Children of 1-6 years of age consume a ½-3/4th number of cereals, pulses, and vegetables as compared to a sedentary woman but need an extra cup of milk every day.
Here are some key considerations and food groups to include:
- Fruits and vegetables: Offer a variety of fruits and vegetables to ensure a range of vitamins, minerals, and fiber. Include fresh, frozen, or canned options. Encourage your child to try different colors and textures. Examples include berries, bananas, apples, carrots, broccoli, and leafy greens.
- Whole grains: Opt for whole grains such as whole wheat bread, brown rice, quinoa, and oatmeal. These provide fibre, energy, and essential nutrients. Limit processed and refined grains like white bread and sugary cereals.
- Protein: Include lean sources of protein for growth and development. Options include poultry, fish, lean meats, eggs, beans, lentils, tofu, and Greek yogurt. Serve them in child-friendly ways, such as chicken nuggets or mini meatballs.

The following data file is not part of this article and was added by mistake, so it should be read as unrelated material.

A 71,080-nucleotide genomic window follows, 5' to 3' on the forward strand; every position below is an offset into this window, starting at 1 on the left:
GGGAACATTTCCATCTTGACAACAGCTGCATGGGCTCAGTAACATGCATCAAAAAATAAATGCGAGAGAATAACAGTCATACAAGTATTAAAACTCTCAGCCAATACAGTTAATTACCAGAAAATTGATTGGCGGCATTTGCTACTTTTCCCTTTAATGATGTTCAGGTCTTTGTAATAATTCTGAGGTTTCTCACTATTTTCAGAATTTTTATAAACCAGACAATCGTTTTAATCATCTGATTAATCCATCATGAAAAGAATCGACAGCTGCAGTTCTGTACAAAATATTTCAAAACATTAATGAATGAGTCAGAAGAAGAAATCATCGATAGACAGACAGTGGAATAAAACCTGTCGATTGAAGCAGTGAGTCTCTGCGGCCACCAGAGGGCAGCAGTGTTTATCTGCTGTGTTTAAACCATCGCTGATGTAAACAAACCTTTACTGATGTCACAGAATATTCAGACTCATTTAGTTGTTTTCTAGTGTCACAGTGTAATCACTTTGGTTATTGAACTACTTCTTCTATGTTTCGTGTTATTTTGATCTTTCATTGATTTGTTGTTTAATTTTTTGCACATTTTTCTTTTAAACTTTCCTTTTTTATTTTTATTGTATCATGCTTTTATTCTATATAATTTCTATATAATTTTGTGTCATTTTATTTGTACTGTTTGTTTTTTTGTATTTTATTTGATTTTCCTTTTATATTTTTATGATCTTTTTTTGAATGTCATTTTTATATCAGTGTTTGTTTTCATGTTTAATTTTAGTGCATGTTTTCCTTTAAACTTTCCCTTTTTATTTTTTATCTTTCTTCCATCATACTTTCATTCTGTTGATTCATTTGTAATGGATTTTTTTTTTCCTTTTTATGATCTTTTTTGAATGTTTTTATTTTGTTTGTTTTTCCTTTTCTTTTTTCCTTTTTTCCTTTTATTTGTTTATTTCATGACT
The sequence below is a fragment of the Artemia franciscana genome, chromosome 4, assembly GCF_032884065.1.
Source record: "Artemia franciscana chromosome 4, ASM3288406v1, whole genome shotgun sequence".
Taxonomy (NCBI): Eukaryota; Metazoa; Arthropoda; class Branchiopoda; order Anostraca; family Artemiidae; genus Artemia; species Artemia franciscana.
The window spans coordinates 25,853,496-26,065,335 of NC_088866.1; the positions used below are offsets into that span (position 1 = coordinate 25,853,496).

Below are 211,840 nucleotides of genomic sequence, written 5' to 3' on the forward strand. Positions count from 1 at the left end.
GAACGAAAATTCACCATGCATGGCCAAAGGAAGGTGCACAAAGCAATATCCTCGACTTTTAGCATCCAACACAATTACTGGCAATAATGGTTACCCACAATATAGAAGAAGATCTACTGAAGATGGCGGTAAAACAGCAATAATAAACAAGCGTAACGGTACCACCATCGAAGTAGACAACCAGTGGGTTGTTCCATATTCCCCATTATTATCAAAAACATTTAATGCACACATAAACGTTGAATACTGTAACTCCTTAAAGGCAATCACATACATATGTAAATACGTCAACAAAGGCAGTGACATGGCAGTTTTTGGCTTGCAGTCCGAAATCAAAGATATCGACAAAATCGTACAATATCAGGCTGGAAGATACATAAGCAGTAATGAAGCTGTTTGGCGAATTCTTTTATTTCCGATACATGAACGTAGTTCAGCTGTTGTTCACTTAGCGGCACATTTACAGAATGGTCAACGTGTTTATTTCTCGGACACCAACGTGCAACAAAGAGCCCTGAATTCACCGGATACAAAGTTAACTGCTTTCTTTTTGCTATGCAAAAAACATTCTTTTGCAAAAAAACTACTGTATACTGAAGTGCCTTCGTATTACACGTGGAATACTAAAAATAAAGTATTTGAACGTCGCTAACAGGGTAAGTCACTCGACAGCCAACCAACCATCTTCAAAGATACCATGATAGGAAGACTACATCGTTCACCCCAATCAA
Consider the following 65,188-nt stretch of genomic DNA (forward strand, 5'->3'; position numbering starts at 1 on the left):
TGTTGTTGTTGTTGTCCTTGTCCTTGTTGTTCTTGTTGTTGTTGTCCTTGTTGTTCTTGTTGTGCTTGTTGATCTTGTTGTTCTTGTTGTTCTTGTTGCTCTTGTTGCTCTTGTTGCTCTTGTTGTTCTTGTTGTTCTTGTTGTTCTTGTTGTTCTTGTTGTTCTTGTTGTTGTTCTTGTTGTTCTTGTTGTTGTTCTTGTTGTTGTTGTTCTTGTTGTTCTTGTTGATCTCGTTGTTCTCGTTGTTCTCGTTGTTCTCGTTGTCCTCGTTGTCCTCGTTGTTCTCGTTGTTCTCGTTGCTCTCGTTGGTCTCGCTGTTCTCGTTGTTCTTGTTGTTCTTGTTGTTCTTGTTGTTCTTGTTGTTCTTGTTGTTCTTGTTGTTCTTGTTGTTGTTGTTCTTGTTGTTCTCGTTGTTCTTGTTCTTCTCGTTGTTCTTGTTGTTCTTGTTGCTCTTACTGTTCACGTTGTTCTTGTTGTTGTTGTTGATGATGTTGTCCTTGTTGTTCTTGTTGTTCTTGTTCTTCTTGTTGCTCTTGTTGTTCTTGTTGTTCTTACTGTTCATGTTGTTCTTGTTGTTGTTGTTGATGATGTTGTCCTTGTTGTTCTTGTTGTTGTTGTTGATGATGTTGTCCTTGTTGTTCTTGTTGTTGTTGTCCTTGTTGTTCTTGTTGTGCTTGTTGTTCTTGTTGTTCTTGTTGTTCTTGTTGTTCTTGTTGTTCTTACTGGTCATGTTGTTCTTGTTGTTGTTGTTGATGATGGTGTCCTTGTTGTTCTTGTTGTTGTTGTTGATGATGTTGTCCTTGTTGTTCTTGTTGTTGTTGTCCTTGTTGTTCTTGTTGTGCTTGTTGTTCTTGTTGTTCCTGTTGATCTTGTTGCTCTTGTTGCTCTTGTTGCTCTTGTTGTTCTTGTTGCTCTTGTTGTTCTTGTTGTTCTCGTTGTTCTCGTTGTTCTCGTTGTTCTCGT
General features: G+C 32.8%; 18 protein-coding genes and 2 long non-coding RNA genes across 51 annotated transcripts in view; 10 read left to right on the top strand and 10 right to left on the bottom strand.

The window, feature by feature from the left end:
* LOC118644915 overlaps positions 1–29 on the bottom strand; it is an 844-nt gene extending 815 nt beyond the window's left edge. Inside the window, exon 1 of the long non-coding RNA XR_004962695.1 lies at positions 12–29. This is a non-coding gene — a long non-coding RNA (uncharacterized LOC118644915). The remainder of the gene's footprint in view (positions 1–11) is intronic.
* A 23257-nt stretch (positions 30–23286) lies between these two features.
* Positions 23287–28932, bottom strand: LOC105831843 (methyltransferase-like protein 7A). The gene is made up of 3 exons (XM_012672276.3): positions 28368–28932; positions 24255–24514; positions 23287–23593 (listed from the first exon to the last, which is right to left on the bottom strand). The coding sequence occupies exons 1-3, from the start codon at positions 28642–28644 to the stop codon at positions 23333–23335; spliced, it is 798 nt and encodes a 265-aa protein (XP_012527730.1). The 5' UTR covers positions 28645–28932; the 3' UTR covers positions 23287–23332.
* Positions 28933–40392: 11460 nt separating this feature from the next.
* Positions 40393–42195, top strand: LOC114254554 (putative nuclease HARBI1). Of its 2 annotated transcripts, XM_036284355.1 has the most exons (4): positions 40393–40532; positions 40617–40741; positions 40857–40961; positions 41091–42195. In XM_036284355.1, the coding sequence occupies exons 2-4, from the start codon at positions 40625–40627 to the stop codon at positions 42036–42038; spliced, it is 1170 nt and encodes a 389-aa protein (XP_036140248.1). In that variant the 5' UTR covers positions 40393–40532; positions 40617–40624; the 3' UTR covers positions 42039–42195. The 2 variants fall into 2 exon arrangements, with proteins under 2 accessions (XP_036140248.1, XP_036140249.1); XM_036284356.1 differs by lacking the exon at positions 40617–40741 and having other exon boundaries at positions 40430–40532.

- Dairy or Dairy Alternatives: Offer age-appropriate servings of milk, yogurt, and cheese for calcium and vitamin D. If your child cannot consume dairy, choose fortified plant-based alternatives like soy milk or almond milk.
- Healthy Fats: Include foods rich in healthy fats, such as avocados, nuts, seeds, and nut butter. These provide essential fatty acids for brain development. Use healthy oils like olive oil for cooking and dressing.
- Limit Added sugars and processed foods: Minimize sugary drinks, sodas, candies, cookies, and processed snacks. Instead, offer healthier alternatives like fresh fruit, homemade snacks, or low-sugar options.
- Encourage water intake: Make water the primary beverage for your preschooler. Limit sugary drinks and juices, as they can contribute to excess calorie intake and dental issues.
- Balanced meals and snacks: Offer three main meals (breakfast, lunch, and dinner) along with healthy snacks. Aim for a mix of carbohydrates, protein, and healthy fats in each meal. Snacks can include fruits, vegetables with dip, yogurt, cheese, or whole-grain crackers.
- Involve your child: Encourage your preschooler to participate in meal planning and preparation. This can increase their interest in trying new foods and develop a sense of ownership over their meals.